The judges who have since been castigated by political and legal observers including Transparency International were highlighted by TVN Noticias on Monday, August 14.

The judges were Roberto Tejeira, Arlene Caballero and Raúl Vergara, who one legal critic prophesied will go down in Panama’s history of a corrupt judicial system.

The presiding judge Roberto Tejeira was appointed by Martinelli in 2009 as an advisor to the Ministry of Government and Justice. Subsequently, he was Secretary-General and Deputy Governor of Panama, a position that reports directly to the Executive. The Governor he served with was MayínCorrea, who aimed to run for substitute deputy to Martinelli had he been allowed to run in the May  5 election. Instead, she was elected deputy. On August 8 and 9, and was in the courtroom as a faithful friend and co-partner of Martinelli.

Arlene Caballero was the reporting judge. Previously, she was the coordinator of the Office for the Implementation of the Criminal System of the Judicial Branch (OISPA) and then was secretary of the Criminal Chamber of the Supreme Court of Justice (CSJ) during the presidency of José Ayú Prado who also has close ties to Martinelli who appointed him as Attorney General and later as  Supreme Court judge . Ayú Prado declared himself disabled in the wiretapping case.

The third judge was Raúl Vergara, who previously served as the Eighth Criminal Circuit Judge of Panamawho handed down the conviction to the Colombian José Nelson Urrego, for money laundering. As a substitute magistrate of the Second Court, he signed the decision that condemned journalist Rubén Polanco for slander and insult in 2012. The sentence was annulled the following year when it was determined that Vergara did not properly support the conviction.

Vergara was the one who read the decision on August 9, in which Martinelli pleaded not guilty.

The journalist Rubén Polanco, victim and complainant in the wiretapping case filed a challenge asking for the three judges to be separated from the case since their impartiality was questioned. The Superior Court of Appeals denied the challenge.

Martinelli was charged with the inviolability of secrecy and the right to privacy, peculation, abuse of authority and against computer security. The prosecution requested 21 years in prison.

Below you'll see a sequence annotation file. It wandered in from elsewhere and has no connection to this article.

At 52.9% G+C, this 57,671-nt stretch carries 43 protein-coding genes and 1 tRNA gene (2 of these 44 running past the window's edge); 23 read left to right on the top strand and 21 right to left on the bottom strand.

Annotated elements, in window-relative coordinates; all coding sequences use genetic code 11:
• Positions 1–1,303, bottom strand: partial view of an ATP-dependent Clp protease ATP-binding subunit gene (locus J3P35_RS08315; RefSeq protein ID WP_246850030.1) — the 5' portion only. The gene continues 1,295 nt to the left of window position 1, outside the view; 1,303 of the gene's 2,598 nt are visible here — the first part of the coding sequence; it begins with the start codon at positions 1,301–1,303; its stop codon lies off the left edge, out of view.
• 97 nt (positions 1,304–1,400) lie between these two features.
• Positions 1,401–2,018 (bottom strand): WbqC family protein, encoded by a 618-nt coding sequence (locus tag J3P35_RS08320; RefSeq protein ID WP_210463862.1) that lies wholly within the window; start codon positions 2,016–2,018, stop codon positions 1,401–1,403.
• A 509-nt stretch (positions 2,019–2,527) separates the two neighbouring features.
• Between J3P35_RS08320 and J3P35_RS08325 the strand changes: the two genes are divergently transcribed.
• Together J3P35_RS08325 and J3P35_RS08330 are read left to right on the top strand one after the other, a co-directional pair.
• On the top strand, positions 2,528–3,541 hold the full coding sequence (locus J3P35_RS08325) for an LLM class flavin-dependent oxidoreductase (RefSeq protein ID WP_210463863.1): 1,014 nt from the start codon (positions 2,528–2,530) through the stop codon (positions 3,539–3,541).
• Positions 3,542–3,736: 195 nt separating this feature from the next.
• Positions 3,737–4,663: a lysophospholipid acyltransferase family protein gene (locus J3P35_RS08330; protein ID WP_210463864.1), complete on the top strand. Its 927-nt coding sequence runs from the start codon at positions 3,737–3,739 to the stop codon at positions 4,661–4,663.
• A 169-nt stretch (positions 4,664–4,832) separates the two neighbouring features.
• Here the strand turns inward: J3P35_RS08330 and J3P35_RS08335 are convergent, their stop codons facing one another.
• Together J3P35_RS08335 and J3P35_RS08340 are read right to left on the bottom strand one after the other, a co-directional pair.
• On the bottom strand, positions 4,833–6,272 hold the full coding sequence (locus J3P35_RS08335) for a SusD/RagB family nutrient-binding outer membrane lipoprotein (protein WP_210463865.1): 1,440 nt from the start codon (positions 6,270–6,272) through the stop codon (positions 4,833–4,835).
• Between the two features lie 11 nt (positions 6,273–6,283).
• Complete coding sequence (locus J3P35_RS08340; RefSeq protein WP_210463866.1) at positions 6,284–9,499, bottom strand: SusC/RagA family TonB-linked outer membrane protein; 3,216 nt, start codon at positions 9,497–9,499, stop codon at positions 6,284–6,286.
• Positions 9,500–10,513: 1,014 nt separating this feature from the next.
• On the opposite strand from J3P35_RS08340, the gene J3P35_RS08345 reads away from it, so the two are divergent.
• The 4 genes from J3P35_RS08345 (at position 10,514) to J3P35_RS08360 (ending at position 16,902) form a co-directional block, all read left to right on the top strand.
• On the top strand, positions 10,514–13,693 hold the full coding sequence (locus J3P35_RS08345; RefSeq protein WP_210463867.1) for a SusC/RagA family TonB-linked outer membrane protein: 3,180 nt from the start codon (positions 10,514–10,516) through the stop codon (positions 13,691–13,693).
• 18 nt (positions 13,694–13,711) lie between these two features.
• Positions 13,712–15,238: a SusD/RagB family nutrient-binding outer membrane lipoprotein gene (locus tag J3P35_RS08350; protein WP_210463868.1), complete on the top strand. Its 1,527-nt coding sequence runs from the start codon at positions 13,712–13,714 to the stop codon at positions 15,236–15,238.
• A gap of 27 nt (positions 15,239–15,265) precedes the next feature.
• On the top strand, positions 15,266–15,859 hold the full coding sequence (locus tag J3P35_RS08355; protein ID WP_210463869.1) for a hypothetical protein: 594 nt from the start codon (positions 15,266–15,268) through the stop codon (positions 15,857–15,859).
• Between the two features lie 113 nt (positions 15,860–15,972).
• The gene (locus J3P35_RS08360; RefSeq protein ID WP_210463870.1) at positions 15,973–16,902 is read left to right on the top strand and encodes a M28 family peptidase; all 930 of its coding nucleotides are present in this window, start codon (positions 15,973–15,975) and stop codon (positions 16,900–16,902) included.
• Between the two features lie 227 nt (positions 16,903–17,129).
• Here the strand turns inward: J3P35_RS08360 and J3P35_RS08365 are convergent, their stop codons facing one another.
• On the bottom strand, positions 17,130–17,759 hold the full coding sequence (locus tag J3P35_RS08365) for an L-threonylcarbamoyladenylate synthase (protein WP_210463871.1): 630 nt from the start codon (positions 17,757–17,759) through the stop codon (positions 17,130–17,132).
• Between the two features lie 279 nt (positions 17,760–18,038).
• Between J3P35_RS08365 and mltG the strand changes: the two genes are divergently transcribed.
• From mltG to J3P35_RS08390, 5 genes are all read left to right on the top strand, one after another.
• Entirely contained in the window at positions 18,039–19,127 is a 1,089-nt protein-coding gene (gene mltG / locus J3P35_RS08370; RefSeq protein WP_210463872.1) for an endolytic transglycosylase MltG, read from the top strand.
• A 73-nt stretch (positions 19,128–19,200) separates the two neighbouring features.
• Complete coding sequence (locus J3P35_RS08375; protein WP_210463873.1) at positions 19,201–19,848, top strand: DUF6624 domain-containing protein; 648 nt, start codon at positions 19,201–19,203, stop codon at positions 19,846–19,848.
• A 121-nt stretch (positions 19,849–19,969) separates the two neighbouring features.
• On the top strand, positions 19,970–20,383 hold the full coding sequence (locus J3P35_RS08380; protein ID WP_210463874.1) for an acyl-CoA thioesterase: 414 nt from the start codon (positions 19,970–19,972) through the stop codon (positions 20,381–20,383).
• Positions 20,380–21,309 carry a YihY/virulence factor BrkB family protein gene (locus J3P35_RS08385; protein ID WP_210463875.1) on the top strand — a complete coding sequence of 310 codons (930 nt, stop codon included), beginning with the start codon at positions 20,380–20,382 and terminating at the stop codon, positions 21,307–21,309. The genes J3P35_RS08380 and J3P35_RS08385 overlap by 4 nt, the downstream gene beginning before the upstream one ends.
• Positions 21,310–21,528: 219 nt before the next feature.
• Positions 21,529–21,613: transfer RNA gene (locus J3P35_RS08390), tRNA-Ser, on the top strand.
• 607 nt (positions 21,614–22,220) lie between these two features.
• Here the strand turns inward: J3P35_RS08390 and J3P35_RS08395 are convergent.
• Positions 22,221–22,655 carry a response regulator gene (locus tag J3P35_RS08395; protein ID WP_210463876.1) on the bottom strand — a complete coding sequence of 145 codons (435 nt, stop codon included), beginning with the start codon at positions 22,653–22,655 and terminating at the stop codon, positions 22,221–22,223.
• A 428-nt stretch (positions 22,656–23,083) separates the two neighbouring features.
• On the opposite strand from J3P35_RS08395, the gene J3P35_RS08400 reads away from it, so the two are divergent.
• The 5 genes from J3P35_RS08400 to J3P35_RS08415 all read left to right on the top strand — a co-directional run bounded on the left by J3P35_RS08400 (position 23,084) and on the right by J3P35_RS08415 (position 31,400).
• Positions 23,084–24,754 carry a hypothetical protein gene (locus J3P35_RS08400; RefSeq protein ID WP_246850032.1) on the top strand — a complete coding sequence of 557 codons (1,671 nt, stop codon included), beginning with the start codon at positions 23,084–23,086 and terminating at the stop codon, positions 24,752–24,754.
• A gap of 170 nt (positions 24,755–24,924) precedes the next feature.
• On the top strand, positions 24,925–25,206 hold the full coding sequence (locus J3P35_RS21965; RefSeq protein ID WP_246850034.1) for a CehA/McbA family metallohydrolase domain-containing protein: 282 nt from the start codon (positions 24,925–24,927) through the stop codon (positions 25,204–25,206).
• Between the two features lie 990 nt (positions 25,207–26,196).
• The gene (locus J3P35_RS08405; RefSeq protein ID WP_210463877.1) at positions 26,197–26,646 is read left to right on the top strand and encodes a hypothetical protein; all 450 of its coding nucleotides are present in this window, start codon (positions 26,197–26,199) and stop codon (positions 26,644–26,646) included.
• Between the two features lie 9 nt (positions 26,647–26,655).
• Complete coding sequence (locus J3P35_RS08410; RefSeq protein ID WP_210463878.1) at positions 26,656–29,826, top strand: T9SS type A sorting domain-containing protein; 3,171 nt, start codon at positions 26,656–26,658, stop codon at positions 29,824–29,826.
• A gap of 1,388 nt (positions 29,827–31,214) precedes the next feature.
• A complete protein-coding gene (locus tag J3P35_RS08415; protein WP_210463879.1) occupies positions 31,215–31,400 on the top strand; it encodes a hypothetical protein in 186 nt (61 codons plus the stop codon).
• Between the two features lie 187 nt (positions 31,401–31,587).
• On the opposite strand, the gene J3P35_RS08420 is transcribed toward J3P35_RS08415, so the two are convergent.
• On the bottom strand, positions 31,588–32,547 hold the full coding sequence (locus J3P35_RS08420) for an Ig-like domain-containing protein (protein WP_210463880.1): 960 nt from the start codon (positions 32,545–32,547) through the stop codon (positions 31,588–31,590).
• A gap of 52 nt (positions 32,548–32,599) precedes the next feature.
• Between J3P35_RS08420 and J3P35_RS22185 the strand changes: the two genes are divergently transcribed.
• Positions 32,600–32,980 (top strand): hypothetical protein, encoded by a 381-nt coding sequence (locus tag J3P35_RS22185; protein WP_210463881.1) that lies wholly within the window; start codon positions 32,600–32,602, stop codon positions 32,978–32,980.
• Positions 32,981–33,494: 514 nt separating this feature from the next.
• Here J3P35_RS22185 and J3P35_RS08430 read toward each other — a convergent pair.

On  Monday, August 26, the sentence will be read. Subsequently, the prosecution and the complainants may challenge that decision through an appeal for annulment in the Superior Court of Appeals or an appeal to the Criminal Chamber of the Supreme Court



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Battling downpour to protest impunity and court ruling


Posted 13/08/2019

Undeterred by torrential rain that flooded many of the capital’s streets, scores of members of the National Front for the Defense of Economic and Social Rights (Frenadeso)   protested yesterday in front of the Supreme Court on Monday. August 12

Waving red flags they shouted slogans against impunity, and against the verdict of the trial court that declared former president Ricardo Martinelli "not guilty" of the accusation of political and peculated espionage.

 "Prison for the corrupt and to return the stolen ...", read one of the banners

Frenadeso and related organizations held a press conference on Saturday, August 10, to repudiate the court's decision and, said that the ruling “is a mockery”, since they consider that the Martinelli administration (2009-2014) has been “one of the most repressive”, due to the events that occurred in the provinces of Bocas del Toro, with the so-called "Chorizo Law"; and in Colón, with the attempt to sell the lands of the Colon Free Zone.



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Panama sending corruption impunity message worldwide


José Ugaz

Posted 15/08/2019

The absence of punishment in high profile corruption cases in Panama sends a message of impunity, to the world says the former president of Transparency International José Ugaz.  

On the verdict that declared former President Ricardo Martinelli not guilty  in the wiretapping trial he said that "it is a case that has passed through the sieve of American justice and that comes with an accumulation of evidence, through a series of subterfuges and arguments that have been rehearsed for a long time  it ends in impunity. I think it is something that must be solved because when these cases of great corruption occur and go unpunished, the tendency is to repeat. "  

The lawyer participated on Thursday, August 15, on the second day of the XXXIII Hemispheric Congress on Prevention of Money Laundering.

In addition to the case of Martinelli, he mentioned the scandals of Odebrecht and Mossack Fonseca, which have had greater criminal and political consequences outside, than within Panama.  

The lawyer described the message sent by justice to citizens as much as to the world as "bad" when, for formal terms or for legal contraptions, "it is not evident what is evident."  

Ugaz also said  that Panama and has been put back on the gray list of the Financial Action Task Force, which identifies countries with deficiencies in the fight against money laundering.



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OPINION: Judicial  corruption moving Panama to failed state